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Tyler has been nagging me for the past month (with good reason!) that I needed to explain why this blog is titled LEAN and lead, when all I've been discussing is the lead side of the equation. I knew it was really urgent when he told me that he thought the lean part was related to fitness (doh!).

Church is a leaner. He walks over to people (usually me) and puts all his weight in his two right legs and trusts that person will be there to support the rest. He hasn’t been wrong yet, leaning works, and it makes him feel supported. He encourages you to pet him while he’s leaning against your legs and always walks away with a smile. I knew he was onto something when I noticed this routine.


Leadership requires an artistic balance of knowing when to lead and when to lean on others. The leaning is typically more difficult for leadership minded humans, we like to insist that we can do it all, sans support. But we need to publicly acknowledge that leaning is not a sign of weakness.

Leaning, in fact, requires a lot of sincerity, courage, and trust – all qualities of effective leaders!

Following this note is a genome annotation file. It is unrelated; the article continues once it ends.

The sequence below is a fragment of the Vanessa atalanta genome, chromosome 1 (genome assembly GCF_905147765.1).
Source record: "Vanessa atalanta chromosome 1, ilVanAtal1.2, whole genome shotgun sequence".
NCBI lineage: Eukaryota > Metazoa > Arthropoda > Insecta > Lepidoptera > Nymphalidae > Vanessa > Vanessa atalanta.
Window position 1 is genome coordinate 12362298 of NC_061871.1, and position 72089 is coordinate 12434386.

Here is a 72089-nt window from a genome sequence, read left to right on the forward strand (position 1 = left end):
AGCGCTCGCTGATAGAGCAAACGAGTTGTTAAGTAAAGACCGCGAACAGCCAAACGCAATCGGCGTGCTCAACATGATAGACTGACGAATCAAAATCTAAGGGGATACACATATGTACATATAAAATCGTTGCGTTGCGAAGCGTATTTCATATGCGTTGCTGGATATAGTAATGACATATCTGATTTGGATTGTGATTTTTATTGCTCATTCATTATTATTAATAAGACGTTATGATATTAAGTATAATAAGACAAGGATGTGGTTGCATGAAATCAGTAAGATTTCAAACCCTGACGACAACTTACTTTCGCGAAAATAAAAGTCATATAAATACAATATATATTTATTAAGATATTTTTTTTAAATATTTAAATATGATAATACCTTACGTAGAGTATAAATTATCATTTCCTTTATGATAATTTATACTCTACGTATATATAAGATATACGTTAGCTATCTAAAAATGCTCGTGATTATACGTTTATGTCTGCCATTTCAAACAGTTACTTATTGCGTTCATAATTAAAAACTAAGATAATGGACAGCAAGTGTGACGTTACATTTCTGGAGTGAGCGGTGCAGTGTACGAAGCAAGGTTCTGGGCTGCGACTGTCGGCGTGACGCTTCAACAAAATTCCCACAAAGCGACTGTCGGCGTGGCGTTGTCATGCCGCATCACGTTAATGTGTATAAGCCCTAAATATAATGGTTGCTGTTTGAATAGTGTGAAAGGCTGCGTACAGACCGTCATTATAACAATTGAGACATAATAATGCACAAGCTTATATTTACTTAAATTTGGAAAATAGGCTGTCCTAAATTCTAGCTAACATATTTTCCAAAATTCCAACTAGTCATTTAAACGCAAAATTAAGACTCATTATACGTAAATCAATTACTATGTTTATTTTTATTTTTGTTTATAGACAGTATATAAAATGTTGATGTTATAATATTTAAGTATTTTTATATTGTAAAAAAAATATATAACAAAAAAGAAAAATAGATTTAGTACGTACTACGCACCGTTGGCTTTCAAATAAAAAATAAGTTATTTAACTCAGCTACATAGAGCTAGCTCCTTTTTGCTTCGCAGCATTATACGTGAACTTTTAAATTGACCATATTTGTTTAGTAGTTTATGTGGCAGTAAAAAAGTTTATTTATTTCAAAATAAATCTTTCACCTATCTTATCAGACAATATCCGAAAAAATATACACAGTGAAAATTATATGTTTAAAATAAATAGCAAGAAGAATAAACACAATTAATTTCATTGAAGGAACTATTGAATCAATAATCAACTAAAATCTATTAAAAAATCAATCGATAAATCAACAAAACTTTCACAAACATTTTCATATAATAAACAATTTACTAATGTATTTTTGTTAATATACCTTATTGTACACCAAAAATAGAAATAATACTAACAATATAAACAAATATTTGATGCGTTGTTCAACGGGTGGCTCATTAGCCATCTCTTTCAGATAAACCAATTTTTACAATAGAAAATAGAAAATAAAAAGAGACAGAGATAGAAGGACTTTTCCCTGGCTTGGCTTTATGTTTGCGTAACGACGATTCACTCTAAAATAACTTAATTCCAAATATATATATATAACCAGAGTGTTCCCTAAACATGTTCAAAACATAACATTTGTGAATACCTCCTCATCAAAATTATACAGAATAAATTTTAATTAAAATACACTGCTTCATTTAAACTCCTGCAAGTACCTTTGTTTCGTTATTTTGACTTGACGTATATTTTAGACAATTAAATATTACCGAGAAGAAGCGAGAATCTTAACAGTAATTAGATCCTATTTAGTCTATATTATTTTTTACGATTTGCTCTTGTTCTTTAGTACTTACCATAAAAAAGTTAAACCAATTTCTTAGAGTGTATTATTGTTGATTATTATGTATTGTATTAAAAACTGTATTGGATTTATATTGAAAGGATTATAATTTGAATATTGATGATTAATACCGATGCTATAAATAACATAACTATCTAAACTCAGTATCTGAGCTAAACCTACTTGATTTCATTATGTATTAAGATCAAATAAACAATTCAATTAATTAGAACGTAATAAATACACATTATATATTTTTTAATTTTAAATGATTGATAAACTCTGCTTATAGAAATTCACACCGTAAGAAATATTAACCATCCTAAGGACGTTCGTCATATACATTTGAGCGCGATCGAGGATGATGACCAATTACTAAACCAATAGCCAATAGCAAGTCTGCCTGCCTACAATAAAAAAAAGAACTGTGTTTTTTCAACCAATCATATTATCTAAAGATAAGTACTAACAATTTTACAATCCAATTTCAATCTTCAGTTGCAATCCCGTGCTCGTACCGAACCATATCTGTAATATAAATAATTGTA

The best leaders you know likely have incredible support systems, ask for help when needed, and show characteristics of human frailty (because they are humans). Professing to your team that you know it all and can do it all on your own does not win any leadership points in my book.

One of my life verses (a verse you choose to guide your life) focuses on this concept of leaning.

Trust in the Lord with all your heart, and do not lean on your own understanding. In all your ways acknowledge him, and he will make straight your paths.
— Proverbs 3:5-6

Leaning and leading is about acknowledging that you can’t do it all, all the time. It’s the idea that you need a support system (i.e. God, family, friends) to walk you through the moments that make no sense, and the days where getting out of bed seems like too much to bear. Effective leaders know this and embrace it.

For those of us who need more science…

A research team at Arizona State University studied approximately 100 chief executive officers, some of whom were experiencing conflict in their personal lives. This particular study found that, in some cases, the conflict proved to be enough of a distraction that their decision-making capabilities eroded and bottom lines were affected. It makes me wonder - if they had been LEANING a little more effectively, might that have offset some of the negative effects of the CEOs' personal conflicts?

So, like Church, let’s learn to LEAN so that we can better LEAD!